Greek Islands, Blue Star Ferry to Paros

Blue Star Athens to Paros

My apologies to residents of Piraeus but it is not the most attractive city in Greece – constructed almost entirely from limestone and clay as a reminder of the Athenians fifty year love affair with concrete and cement.  In the words of Mike Gatting (talking about Pakistan), this is not a place that you would even send your mother-in-law and we were pleased when the ferry slipped its moorings and headed out to sea precisely on time and our personal chill tanks started to fill with credit!

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6 responses to “Greek Islands, Blue Star Ferry to Paros

  1. Took us back to our ride in this exact route! I liked the “bench-hogging sleep-snatchers, aging grey-beards with bulging waistlines and sun kissed cougars strutting…” very accurate.


  2. Gorgeous read with noticeable lucidity in your writing.
    Systematic discourse with an extended series of well-selected epithets to give a particular tone to your descriptions.
    I was almost travelling with you on the Blue Star Ferry to Paros,my friend.
    Loved your poetic vision you painted the sunset,enhanced with the advanced reference to the Rayleigh scattering effect and of course, Kim’s tragedy-like lamantation and the ability of her thoughts,transmited like electromagnetic waves to the sophisticated equipments of Dolphins and to their sensory skills…
    To my eye, it functioned like a transmitter-receiver relation.
    Adorable animals,endowed with high noesis,perception and intuition.
    I also liked the name of the hotel you stayed in : Dilion ‘Δηλιον’ ,sorry that I use the Greek word,but,it means so much to me.
    Delos and Homeric hymns to Delian Apollo …


    • Thank you for your lovely poetic comment!
      I’m afraid I hadn’t made the association with the name of the hotel. I visited Delos in 2005. I understand that visitors today cannot see as much of the site anymore and that some of the statues have been removed to museums but I’m not sure if that is true? Delos is rather overlooked in the UK where we know more about Knossos and Athens, I think it is probably to do with the French archeological connection.


  3. Delos is rather overlooked in the UK as you say.
    How sad! If they knew what they overlook ! Or,they know more than you can imagine … I am afraid I will start another lamentation like Kim.
    Please Andrew,I beg you. Don’t touch hot potatoes.The French Philhellenism,among others,were and still are eager to protect us and our Heritage,aren’t they ???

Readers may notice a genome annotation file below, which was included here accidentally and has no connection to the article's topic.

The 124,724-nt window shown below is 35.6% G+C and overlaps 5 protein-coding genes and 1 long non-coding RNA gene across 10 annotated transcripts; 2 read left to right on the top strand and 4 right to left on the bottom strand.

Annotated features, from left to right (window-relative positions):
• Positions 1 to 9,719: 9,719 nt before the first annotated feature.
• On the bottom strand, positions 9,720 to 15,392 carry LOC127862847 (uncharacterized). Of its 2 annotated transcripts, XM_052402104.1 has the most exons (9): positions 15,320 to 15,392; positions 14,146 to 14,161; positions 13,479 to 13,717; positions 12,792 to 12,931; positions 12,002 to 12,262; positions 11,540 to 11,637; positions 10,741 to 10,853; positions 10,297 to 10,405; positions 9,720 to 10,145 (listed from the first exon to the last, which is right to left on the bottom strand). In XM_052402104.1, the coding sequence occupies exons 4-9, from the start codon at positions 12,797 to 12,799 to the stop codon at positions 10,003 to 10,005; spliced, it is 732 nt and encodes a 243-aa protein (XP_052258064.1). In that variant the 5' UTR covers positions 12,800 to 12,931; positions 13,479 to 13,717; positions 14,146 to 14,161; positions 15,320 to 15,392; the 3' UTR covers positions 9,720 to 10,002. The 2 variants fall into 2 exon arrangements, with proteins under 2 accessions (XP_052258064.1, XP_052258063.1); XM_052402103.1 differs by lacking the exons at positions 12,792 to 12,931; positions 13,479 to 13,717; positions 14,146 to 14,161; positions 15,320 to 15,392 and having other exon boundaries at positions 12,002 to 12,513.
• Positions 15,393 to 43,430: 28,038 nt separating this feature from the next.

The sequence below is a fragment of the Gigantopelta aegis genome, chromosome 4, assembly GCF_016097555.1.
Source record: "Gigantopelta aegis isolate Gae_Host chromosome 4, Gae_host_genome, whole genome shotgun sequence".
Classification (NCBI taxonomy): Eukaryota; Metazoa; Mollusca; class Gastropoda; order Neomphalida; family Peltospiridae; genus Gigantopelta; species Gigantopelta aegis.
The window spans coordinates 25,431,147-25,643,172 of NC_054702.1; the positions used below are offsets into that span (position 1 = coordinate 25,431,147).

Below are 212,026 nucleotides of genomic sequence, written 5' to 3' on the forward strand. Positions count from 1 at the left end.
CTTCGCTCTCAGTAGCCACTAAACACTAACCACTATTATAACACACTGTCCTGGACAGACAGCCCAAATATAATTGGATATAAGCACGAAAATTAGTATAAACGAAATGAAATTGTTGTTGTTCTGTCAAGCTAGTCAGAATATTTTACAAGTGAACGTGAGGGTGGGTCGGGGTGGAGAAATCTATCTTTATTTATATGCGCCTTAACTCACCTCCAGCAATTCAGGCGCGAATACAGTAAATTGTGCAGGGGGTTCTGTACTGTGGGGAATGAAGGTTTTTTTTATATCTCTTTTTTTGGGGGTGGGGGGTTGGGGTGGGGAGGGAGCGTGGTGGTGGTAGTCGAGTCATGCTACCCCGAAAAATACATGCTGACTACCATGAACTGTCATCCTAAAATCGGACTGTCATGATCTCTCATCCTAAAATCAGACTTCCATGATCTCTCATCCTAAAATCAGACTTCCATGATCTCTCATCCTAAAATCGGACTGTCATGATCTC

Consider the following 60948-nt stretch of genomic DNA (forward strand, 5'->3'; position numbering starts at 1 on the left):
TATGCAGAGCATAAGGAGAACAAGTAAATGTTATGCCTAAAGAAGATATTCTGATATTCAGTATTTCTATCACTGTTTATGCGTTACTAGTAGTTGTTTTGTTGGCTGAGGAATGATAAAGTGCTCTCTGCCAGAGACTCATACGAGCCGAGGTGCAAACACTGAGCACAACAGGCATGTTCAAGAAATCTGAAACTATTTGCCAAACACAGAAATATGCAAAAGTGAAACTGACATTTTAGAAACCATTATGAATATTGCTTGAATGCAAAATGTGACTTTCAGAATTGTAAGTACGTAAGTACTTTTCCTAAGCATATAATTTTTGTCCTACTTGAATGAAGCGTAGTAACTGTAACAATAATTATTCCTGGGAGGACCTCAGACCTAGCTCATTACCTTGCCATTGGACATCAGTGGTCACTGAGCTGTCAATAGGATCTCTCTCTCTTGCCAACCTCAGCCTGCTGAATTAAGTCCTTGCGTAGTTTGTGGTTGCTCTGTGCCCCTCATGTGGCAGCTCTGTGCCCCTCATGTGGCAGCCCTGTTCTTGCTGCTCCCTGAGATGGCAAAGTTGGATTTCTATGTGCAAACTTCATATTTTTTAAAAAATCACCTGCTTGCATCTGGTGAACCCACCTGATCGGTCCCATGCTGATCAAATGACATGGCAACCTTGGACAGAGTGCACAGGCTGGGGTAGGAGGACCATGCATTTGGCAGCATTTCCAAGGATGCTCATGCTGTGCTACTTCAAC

In the centre of the circular ring of Cyclades from cyclic(al) ,stands the tiny island of Delos,but,large enough to be studied.You have visited it and its Museum, I suppose,so you have personal viewpoint.
    Only on 6 or seven km2, a Stadium,a Gymnasium,Temples,the Lion terrace
    and … and …
    Inhabited since the 3rd Millennium BC,a powerful spiritual centre in the 7th century BC,a major sacred site for the ancient Greeks,second in importance only to Delphi.
    The French archaeological connections you mentioned, I am with you,
    the FA school of Athens, started the excavations of the rich finds in 1873 and they are still threre.
    Now,Delos is part of the World’s Cultural Heritage.
    By the way,probably you know the meaning of Delos / ΔΗΛΟΣ= δηλος =
    lucid,shining,glowing,distinct (from the Dictionary of the Greek Language)
    written by H. G. Liddell & R. Scott . Indeed a monumental work,my friend.

    PS: Liddell was Vice-Chancellor of Oxford University, dean (1855–91) of Christ Church, Oxford and headmaster (1846–55) of Westminster School.


  4. Thank you for the reply and the valuable information. I liked Delos and would like to return but I have no desire to go again to Mykonos. I found the excavations and the reconstructions more sympathetic than Arthur Evan’s work at Knossos – but I liked it there as well. I have never been to Delphi. In 2002 and again in 2004 I visited Akrotiri on Santorini and for a small site I thought it was excellent – is it open again yet after the terrible accident?
    Away from Greece I have visited Pompeii and Herculaneum but I must give special mention to Segobiga in Castila-La Mancha the site of excellent Roman ruins and the quasi-Greek archeological site at Segesta in Sicily.


  5. You managed to travel me to remarkable places of historical interest, away from Greece,Andrew.
    I would like ,though,to comment on your quasi-Greek archaeological site at Segestra in Sicily.
    Last time I visited Pompeii,Eriolano or (Herculaneum) and Sicily was in 1995
    and was able for one more time to relive the history of Magna Graecia
    ( 8th century BC).
    Croten,Campania,Catania,Calabria,Apulia,Taranto,Naxos,yes,Giardini Naxos with a temple of Apollo,Segesta with the Doric temple and the ancient theatre,Syracuse,Archimedes’ birthplace – ‘Eureka ,Eureka’ !!! Many cities,towns and villages around Mt.Etna with Greek names : Kefalou,Petralia,Taormina where in some of them they still speak Greek.We,Greeks,don’t feel like tourists there.
    However,my favourite one is Messina.Yes,Messina in Sicily,founded by Greek colonists,from where if you draw a straight line on the map towards Greece’s place,it goes precisely to our Messinia in Peloponnese near Pylos where the Palace of Nestor was.A well known and well preserved archaeological site of early Mycenaean,Middle Helladic era.
    Thank you so much Andrew for your reference to these excellent ancient sites and ruins that gave me the chance to mention my personal aspects and thoughts.
    Well,enough of my rambling.I had better save some time and move to new destinations through your Greece 2011 posts.


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